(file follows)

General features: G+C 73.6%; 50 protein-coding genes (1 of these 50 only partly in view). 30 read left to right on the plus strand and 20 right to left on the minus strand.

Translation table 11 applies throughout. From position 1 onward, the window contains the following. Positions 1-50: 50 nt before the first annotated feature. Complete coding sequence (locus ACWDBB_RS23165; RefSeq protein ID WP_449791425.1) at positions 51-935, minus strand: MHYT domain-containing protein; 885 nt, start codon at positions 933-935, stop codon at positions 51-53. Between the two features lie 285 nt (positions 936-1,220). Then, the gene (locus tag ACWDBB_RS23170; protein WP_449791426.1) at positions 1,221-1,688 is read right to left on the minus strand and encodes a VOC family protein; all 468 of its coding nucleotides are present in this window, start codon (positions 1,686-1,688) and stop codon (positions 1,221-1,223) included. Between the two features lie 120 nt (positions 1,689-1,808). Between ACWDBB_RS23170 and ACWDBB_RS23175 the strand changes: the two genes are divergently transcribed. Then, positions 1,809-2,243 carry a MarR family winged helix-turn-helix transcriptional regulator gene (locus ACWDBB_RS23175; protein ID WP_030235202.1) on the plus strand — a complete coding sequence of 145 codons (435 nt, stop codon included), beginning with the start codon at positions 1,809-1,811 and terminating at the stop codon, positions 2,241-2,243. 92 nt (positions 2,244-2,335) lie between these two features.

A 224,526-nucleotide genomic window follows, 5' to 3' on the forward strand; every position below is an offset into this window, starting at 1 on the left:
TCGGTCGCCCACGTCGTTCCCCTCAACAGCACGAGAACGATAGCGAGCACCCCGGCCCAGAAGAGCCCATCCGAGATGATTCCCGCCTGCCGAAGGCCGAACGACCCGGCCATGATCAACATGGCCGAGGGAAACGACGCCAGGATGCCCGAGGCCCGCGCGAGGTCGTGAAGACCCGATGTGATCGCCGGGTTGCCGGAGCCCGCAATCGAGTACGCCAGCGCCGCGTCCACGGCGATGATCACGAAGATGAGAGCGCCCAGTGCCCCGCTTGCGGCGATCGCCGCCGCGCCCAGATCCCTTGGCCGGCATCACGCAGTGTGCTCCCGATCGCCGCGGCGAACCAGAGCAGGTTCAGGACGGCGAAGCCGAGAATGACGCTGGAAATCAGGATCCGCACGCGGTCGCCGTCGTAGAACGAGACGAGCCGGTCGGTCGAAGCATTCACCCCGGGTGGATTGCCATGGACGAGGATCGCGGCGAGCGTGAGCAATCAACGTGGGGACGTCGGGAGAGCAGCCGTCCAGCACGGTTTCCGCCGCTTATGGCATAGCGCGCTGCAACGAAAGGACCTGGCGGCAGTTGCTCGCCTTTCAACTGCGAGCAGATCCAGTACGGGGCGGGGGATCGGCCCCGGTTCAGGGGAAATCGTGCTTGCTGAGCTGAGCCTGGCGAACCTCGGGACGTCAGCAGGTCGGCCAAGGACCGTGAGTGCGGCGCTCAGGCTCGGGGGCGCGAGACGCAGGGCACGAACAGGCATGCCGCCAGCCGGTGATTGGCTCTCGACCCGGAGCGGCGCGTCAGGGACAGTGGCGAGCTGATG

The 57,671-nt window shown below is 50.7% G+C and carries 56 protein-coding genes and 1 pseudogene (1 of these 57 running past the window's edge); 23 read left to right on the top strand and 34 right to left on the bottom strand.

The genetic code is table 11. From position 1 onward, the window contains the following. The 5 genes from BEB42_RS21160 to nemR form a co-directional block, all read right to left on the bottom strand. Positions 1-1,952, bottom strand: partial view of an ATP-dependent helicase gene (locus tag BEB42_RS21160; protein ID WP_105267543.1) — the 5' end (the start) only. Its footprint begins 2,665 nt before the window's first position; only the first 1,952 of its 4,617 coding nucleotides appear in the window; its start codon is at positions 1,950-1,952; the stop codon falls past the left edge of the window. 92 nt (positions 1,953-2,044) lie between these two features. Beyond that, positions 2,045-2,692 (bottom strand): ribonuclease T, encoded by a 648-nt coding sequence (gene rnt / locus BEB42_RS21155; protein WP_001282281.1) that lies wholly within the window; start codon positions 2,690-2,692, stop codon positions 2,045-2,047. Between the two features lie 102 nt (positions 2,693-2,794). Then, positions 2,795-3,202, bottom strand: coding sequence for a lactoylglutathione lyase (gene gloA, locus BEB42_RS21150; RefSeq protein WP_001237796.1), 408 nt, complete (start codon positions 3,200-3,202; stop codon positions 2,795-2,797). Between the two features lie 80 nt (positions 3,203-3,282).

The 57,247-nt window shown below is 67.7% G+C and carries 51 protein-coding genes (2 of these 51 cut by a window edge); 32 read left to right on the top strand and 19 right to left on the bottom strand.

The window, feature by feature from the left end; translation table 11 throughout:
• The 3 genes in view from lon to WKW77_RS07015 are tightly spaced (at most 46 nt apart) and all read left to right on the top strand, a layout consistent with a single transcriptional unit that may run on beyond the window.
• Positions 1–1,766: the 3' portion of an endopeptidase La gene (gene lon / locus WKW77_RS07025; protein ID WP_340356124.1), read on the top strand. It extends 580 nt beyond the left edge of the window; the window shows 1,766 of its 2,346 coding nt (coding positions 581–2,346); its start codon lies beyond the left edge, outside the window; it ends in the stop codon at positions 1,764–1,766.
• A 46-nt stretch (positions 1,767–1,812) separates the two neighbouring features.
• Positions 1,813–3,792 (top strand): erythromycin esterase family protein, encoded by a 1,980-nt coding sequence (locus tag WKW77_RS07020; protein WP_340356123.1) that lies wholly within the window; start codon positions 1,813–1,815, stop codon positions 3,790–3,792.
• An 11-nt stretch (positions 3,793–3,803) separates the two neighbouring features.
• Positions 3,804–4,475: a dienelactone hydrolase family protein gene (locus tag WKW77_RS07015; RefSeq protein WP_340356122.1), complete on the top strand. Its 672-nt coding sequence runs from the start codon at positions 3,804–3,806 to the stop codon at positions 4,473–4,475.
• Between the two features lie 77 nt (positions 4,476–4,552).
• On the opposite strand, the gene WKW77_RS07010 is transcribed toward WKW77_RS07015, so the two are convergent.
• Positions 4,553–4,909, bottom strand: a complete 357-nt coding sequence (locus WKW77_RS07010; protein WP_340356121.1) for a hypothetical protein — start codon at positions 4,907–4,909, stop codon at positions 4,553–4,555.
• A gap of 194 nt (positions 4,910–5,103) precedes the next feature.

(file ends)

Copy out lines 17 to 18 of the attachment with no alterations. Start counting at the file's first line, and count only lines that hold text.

• Positions 4,553–4,909, bottom strand: a complete 357-nt coding sequence (locus WKW77_RS07010; protein WP_340356121.1) for a hypothetical protein — start codon at positions 4,907–4,909, stop codon at positions 4,553–4,555.
• A gap of 194 nt (positions 4,910–5,103) precedes the next feature.